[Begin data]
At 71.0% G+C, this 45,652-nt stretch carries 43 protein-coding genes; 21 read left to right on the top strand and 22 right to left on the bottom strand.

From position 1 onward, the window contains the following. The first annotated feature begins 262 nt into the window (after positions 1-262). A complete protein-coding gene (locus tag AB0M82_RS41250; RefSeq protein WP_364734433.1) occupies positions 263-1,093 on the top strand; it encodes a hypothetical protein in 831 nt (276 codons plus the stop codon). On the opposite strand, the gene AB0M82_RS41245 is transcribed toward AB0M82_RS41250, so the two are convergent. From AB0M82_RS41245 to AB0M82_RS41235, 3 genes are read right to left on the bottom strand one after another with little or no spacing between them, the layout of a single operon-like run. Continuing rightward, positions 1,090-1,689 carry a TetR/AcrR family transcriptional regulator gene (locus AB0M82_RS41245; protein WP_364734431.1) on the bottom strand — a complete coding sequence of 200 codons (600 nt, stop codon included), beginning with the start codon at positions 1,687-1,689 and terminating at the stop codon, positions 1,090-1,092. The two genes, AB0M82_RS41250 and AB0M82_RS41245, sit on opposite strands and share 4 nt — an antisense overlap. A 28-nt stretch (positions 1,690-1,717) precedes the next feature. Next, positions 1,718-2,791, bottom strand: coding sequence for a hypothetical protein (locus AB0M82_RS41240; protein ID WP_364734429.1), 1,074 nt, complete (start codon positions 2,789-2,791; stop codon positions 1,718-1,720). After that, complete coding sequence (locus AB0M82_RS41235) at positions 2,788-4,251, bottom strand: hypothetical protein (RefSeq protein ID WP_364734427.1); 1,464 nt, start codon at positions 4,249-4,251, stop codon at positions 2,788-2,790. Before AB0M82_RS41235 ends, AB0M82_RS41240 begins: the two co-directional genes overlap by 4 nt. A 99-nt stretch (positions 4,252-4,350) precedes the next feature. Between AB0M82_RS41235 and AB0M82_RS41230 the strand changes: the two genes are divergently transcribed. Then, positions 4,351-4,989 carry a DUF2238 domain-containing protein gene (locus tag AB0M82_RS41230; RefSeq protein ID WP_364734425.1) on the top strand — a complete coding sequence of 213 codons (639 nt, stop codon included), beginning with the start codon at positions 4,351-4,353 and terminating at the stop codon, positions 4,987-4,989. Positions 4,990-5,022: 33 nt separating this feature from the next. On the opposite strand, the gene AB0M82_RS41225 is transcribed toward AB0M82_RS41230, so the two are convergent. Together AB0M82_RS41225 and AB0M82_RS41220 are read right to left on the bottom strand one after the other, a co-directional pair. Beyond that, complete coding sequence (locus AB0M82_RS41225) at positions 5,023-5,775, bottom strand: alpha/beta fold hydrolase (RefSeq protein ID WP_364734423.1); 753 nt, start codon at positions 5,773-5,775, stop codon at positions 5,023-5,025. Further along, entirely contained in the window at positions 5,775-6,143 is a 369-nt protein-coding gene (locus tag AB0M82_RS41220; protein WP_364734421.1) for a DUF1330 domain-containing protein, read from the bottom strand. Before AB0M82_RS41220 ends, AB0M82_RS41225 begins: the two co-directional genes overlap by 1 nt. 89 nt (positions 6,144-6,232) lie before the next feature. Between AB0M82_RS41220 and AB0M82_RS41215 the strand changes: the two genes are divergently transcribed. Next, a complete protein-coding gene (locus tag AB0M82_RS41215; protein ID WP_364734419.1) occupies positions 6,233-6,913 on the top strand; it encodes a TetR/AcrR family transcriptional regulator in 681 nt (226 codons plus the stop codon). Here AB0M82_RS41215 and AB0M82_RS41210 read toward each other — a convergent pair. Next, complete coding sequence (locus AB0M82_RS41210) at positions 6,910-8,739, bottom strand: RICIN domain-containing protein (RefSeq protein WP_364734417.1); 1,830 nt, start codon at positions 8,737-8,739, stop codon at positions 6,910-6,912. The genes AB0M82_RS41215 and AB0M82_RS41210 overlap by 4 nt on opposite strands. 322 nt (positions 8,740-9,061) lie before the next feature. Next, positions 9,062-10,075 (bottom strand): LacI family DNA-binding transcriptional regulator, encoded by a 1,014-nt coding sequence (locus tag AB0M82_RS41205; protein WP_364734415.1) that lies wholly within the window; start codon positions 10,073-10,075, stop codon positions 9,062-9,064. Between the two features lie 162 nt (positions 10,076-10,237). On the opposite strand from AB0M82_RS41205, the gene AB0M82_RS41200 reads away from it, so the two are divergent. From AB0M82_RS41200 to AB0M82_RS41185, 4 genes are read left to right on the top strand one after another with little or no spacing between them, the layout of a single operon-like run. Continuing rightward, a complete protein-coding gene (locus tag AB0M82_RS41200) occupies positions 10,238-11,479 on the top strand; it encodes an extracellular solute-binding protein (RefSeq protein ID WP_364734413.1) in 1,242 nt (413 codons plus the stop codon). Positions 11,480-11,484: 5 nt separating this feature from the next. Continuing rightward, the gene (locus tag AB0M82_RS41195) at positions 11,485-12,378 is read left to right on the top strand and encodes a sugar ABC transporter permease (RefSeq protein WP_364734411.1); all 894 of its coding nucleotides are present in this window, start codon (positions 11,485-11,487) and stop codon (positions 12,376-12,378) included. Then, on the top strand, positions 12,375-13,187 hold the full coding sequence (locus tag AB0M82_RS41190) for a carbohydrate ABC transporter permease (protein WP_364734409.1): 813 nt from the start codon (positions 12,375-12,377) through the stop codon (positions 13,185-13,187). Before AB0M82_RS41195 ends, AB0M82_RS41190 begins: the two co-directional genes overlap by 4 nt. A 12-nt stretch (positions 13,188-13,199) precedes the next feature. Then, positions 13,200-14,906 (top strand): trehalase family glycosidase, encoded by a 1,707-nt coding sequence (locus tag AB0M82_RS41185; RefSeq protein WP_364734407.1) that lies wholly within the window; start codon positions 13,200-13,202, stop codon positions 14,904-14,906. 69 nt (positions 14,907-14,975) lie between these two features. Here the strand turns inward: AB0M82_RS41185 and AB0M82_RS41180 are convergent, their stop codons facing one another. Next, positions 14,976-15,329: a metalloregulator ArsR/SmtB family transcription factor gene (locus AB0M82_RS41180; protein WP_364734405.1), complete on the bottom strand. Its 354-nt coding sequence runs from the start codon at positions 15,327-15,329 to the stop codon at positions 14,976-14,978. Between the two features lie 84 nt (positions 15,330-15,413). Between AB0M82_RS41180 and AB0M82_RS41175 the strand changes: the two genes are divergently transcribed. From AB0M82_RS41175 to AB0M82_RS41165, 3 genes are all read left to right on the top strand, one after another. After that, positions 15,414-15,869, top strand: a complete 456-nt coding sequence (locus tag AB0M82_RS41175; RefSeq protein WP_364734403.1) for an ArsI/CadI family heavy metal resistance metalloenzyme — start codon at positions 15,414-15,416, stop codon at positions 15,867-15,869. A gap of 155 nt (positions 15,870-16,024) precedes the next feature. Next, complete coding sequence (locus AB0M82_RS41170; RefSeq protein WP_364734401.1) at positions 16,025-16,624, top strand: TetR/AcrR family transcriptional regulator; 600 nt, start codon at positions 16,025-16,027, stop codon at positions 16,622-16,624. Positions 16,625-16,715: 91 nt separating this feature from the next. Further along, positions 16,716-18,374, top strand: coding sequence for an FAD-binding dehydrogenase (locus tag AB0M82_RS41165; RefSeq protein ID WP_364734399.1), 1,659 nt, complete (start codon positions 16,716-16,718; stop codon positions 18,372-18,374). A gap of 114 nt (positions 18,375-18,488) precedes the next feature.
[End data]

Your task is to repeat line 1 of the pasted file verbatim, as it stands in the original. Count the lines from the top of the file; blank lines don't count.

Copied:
At 71.0% G+C, this 45,652-nt stretch carries 43 protein-coding genes; 21 read left to right on the top strand and 22 right to left on the bottom strand.